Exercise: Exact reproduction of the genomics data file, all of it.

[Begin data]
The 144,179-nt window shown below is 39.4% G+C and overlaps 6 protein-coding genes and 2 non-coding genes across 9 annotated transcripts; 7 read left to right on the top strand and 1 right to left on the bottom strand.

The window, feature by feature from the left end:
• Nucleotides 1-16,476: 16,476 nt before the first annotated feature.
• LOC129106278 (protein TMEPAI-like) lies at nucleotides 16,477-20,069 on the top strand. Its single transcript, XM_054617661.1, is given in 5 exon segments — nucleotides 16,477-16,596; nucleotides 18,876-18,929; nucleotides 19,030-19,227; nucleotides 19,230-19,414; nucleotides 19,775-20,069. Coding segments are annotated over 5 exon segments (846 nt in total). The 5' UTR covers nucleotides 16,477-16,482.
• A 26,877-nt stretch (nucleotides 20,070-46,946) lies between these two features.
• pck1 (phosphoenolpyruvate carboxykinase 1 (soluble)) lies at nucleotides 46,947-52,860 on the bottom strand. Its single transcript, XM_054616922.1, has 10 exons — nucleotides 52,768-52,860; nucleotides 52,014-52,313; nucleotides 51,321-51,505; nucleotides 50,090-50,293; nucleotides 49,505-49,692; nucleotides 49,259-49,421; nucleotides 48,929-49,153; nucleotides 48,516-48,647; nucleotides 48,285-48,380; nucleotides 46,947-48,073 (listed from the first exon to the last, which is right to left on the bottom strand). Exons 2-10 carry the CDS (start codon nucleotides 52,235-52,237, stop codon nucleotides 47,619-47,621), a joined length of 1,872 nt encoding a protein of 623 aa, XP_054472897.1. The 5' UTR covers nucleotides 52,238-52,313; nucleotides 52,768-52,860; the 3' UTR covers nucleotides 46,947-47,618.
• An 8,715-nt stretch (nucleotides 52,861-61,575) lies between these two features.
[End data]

The 144,179-nt window shown below is 39.4% G+C and overlaps 6 protein-coding genes and 2 non-coding genes across 9 annotated transcripts; 7 read left to right on the top strand and 1 right to left on the bottom strand.

The window, feature by feature from the left end:
• Nucleotides 1-16,476: 16,476 nt before the first annotated feature.
• LOC129106278 (protein TMEPAI-like) lies at nucleotides 16,477-20,069 on the top strand. Its single transcript, XM_054617661.1, is given in 5 exon segments — nucleotides 16,477-16,596; nucleotides 18,876-18,929; nucleotides 19,030-19,227; nucleotides 19,230-19,414; nucleotides 19,775-20,069. Coding segments are annotated over 5 exon segments (846 nt in total). The 5' UTR covers nucleotides 16,477-16,482.
• A 26,877-nt stretch (nucleotides 20,070-46,946) lies between these two features.
• pck1 (phosphoenolpyruvate carboxykinase 1 (soluble)) lies at nucleotides 46,947-52,860 on the bottom strand. Its single transcript, XM_054616922.1, has 10 exons — nucleotides 52,768-52,860; nucleotides 52,014-52,313; nucleotides 51,321-51,505; nucleotides 50,090-50,293; nucleotides 49,505-49,692; nucleotides 49,259-49,421; nucleotides 48,929-49,153; nucleotides 48,516-48,647; nucleotides 48,285-48,380; nucleotides 46,947-48,073 (listed from the first exon to the last, which is right to left on the bottom strand). Exons 2-10 carry the CDS (start codon nucleotides 52,235-52,237, stop codon nucleotides 47,619-47,621), a joined length of 1,872 nt encoding a protein of 623 aa, XP_054472897.1. The 5' UTR covers nucleotides 52,238-52,313; nucleotides 52,768-52,860; the 3' UTR covers nucleotides 46,947-47,618.
• An 8,715-nt stretch (nucleotides 52,861-61,575) lies between these two features.